Winter Prep for Some of my Figs
Anyone watching what I was doing to my fig trees might have called “Fig Protective Services” to have my trees removed to a new home. But figs are tough plants and tolerate a lot of what looks like abuse.
Let me offer some background: Figs are subtropical plants so can’t survive to fruit outdoors around here. I grow a few fig trees in pots that I can put in a protected location for winter (more on that later). Problem is that the trees’ roots eventually fill the pots and exhaust nutrients in the mix.
I could move each tree to a larger pot. Then the branches could grow commensurately larger, and more growth of branches translates to more figs to harvest. But these pots have to be moved every spring and fall, and there’s a limit to how big a pot I can handle.
The other way to give the roots new ground to explore is to root prune them. That is, slice off some roots to make space for new soil in the same pot. Trust me; I’ve done this for many years and the plants tolerate it well, growing happily each spring following the operation. (Fall or spring, when the plants are leafless, is the best time for root pruning and re-potting.)
So I tipped each plant on its side and pulled on the stem while holding the pot in place to slide the root ball out of the pot. After standing the root ball upright, I started slicing it from top to bottom. For root balls 18 to 24 inches across, I slice a couple inches off all around. I used to use an old kitchen knife but discovered that my reciprocating saw with a medium-tooth blade works much better.
With the old root ball shrunken, it goes back into its pot and I start packing potting soil back in the space between the pared down root ball and the sides of the pot. For good contact, I pack the potting soil in with my fingers and the flat end of a 3/4 inch dowel.
Next year at this time or, at most, two years from now, trees will get root-pruned again.
Now, what will I do with the fig trees for winter. It’s a conundrum, because the trees, being subtropical, do well with a cold season rest, ideally below 50°. On the other hand, they can’t tolerate cold much below about 25°F. in their pots.
Some places that might provide temperatures within this range are an unheated garage that’s attached to a house, an unheated and uninsulated basement, or an unheated foyer or mudroom. As long as they are dormant, the plants do not need light.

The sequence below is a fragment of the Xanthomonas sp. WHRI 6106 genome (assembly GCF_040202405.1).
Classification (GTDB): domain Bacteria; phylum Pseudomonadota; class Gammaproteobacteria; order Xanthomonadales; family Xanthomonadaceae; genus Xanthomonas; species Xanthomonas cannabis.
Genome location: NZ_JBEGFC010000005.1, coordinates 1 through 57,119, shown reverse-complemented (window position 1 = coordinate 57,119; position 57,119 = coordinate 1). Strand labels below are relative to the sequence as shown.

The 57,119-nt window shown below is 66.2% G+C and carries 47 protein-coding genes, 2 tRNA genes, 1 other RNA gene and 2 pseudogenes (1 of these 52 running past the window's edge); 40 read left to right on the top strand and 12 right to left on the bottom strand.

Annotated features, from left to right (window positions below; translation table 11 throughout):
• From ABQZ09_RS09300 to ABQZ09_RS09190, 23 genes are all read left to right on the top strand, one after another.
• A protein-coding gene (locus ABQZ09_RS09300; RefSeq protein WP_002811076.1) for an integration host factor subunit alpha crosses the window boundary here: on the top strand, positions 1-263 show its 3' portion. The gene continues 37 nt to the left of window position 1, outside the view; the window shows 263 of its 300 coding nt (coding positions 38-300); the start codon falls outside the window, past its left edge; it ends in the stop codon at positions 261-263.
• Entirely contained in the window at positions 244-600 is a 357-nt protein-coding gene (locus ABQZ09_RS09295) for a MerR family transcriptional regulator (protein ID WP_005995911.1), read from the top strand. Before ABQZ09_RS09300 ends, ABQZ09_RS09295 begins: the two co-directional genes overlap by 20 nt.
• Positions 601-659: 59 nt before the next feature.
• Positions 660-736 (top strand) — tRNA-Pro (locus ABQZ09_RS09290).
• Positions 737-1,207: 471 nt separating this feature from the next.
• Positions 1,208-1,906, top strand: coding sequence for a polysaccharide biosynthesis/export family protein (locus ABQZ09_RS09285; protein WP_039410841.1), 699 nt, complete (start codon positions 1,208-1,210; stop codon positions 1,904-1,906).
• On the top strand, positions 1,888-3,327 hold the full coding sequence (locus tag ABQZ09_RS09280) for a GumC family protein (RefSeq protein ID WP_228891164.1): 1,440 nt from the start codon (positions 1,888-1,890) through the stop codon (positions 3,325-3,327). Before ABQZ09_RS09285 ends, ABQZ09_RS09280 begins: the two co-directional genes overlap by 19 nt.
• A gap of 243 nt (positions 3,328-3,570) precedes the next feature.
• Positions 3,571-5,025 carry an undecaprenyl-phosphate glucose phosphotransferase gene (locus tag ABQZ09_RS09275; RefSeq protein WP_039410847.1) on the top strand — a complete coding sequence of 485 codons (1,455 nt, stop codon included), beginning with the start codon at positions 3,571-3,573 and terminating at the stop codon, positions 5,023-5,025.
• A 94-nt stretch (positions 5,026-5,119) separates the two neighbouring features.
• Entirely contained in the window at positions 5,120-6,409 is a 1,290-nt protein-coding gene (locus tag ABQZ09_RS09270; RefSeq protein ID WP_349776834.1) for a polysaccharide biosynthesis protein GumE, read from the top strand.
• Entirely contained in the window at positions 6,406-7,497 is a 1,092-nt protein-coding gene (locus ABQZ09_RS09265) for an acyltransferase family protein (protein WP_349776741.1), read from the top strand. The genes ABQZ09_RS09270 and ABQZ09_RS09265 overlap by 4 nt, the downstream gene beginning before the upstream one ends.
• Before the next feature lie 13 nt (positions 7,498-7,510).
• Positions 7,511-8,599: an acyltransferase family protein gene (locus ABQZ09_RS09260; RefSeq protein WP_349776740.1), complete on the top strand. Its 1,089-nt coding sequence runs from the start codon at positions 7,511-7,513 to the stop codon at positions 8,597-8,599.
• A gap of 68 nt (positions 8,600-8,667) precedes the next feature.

For many years, I’ve lugged my plants down the rather narrow stairway to my basement. There’s an oil burner down there but it’s rarely used since most of our heat is with wood. In midwinter, basement temperatures hover around 40°F.
As of this year, my days of lugging the heavy pots down stairs are over. I now have access to a ground level, unheated room in a well-insulated, rarely heated building having a concrete floor for good thermal mass. The Ritz!
The goal is to keep the plants cold enough so that they stay dormant until it’s safe to move them outdoors in spring. If all goes well, the plants are still dormant when outdoor temperatures rarely dip below 32°F. Then the plants, moved outdoors, slowly awaken with cool temperatures and bright sun promoting sturdy growth.
Because fig trees in pots tolerate temperatures down into the 20s, there’s no rush to move them into storage. I usually wait until sometime in December.
What Makes Soil Potting Soil?
Notice that I mentioned my trees growing in “potting soil.” Straight soil, even good, well-drained garden soil, is unsuitable for plants in pots because it becomes unavoidably waterlogged. (The reason, described in my book The Ever Curious Gardener: Using a Little Natural Science for a Much Better Garden, has to do with what is known as a “perched water table;” take my word for it or read the book.)
Drainage is improved in potting soils by adding aggregate such as perlite, vermiculite, or calcined montmorillonite clay (the latter better known and more often sold as kitty litter).
Roots in containers have more limited volume to explore for nutrients, so potting soils also need to be richer that even good garden soils. Compost is one way to provide nutrition. Among the advantages of compost is its ability to offer nutrients over a long period of time, as soil microbes slowly decompose it.
Water, like nutrients, also must be accessed from a limited volume of soil. The compost helps a potting soil hold water; I boost that further with the addition of some peat moss or coir.
My finished mix is made up of equal parts garden soil, perlite, compost, and peat moss. All my plants, not just the figs, like it.